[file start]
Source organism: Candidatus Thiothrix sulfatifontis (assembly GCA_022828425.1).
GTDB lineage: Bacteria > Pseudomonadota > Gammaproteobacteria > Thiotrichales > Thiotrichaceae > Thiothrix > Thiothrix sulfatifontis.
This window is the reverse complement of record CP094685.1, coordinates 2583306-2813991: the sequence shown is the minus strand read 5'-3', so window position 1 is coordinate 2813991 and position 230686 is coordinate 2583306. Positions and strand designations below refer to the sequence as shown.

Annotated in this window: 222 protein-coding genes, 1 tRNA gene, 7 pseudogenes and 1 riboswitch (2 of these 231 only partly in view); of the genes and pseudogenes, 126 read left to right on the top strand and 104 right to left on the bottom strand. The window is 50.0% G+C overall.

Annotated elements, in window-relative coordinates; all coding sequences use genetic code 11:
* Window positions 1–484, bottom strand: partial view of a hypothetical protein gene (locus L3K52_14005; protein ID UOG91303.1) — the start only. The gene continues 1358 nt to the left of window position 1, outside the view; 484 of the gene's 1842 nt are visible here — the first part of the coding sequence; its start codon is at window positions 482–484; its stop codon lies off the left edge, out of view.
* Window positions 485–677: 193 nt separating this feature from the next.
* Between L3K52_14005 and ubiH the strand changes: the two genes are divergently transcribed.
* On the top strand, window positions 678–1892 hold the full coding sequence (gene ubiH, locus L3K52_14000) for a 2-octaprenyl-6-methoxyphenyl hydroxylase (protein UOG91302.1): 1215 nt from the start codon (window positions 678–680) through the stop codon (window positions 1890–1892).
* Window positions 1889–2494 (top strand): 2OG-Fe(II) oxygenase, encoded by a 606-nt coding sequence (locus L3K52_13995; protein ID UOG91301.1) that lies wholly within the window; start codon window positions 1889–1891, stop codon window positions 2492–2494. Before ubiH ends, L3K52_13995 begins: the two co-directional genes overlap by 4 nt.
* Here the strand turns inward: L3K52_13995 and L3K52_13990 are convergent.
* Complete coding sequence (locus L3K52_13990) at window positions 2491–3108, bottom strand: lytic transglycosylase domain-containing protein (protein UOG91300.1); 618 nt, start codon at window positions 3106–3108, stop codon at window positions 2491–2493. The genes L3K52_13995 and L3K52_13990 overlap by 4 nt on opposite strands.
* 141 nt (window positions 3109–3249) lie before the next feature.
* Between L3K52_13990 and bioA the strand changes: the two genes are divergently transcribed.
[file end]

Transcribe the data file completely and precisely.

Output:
Source organism: Candidatus Thiothrix sulfatifontis (assembly GCA_022828425.1).
GTDB lineage: Bacteria > Pseudomonadota > Gammaproteobacteria > Thiotrichales > Thiotrichaceae > Thiothrix > Thiothrix sulfatifontis.
This window is the reverse complement of record CP094685.1, coordinates 2583306-2813991: the sequence shown is the minus strand read 5'-3', so window position 1 is coordinate 2813991 and position 230686 is coordinate 2583306. Positions and strand designations below refer to the sequence as shown.

Annotated in this window: 222 protein-coding genes, 1 tRNA gene, 7 pseudogenes and 1 riboswitch (2 of these 231 only partly in view); of the genes and pseudogenes, 126 read left to right on the top strand and 104 right to left on the bottom strand. The window is 50.0% G+C overall.

Annotated elements, in window-relative coordinates; all coding sequences use genetic code 11:
* Window positions 1–484, bottom strand: partial view of a hypothetical protein gene (locus L3K52_14005; protein ID UOG91303.1) — the start only. The gene continues 1358 nt to the left of window position 1, outside the view; 484 of the gene's 1842 nt are visible here — the first part of the coding sequence; its start codon is at window positions 482–484; its stop codon lies off the left edge, out of view.
* Window positions 485–677: 193 nt separating this feature from the next.
* Between L3K52_14005 and ubiH the strand changes: the two genes are divergently transcribed.
* On the top strand, window positions 678–1892 hold the full coding sequence (gene ubiH, locus L3K52_14000) for a 2-octaprenyl-6-methoxyphenyl hydroxylase (protein UOG91302.1): 1215 nt from the start codon (window positions 678–680) through the stop codon (window positions 1890–1892).
* Window positions 1889–2494 (top strand): 2OG-Fe(II) oxygenase, encoded by a 606-nt coding sequence (locus L3K52_13995; protein ID UOG91301.1) that lies wholly within the window; start codon window positions 1889–1891, stop codon window positions 2492–2494. Before ubiH ends, L3K52_13995 begins: the two co-directional genes overlap by 4 nt.
* Here the strand turns inward: L3K52_13995 and L3K52_13990 are convergent.
* Complete coding sequence (locus L3K52_13990) at window positions 2491–3108, bottom strand: lytic transglycosylase domain-containing protein (protein UOG91300.1); 618 nt, start codon at window positions 3106–3108, stop codon at window positions 2491–2493. The genes L3K52_13995 and L3K52_13990 overlap by 4 nt on opposite strands.
* 141 nt (window positions 3109–3249) lie before the next feature.
* Between L3K52_13990 and bioA the strand changes: the two genes are divergently transcribed.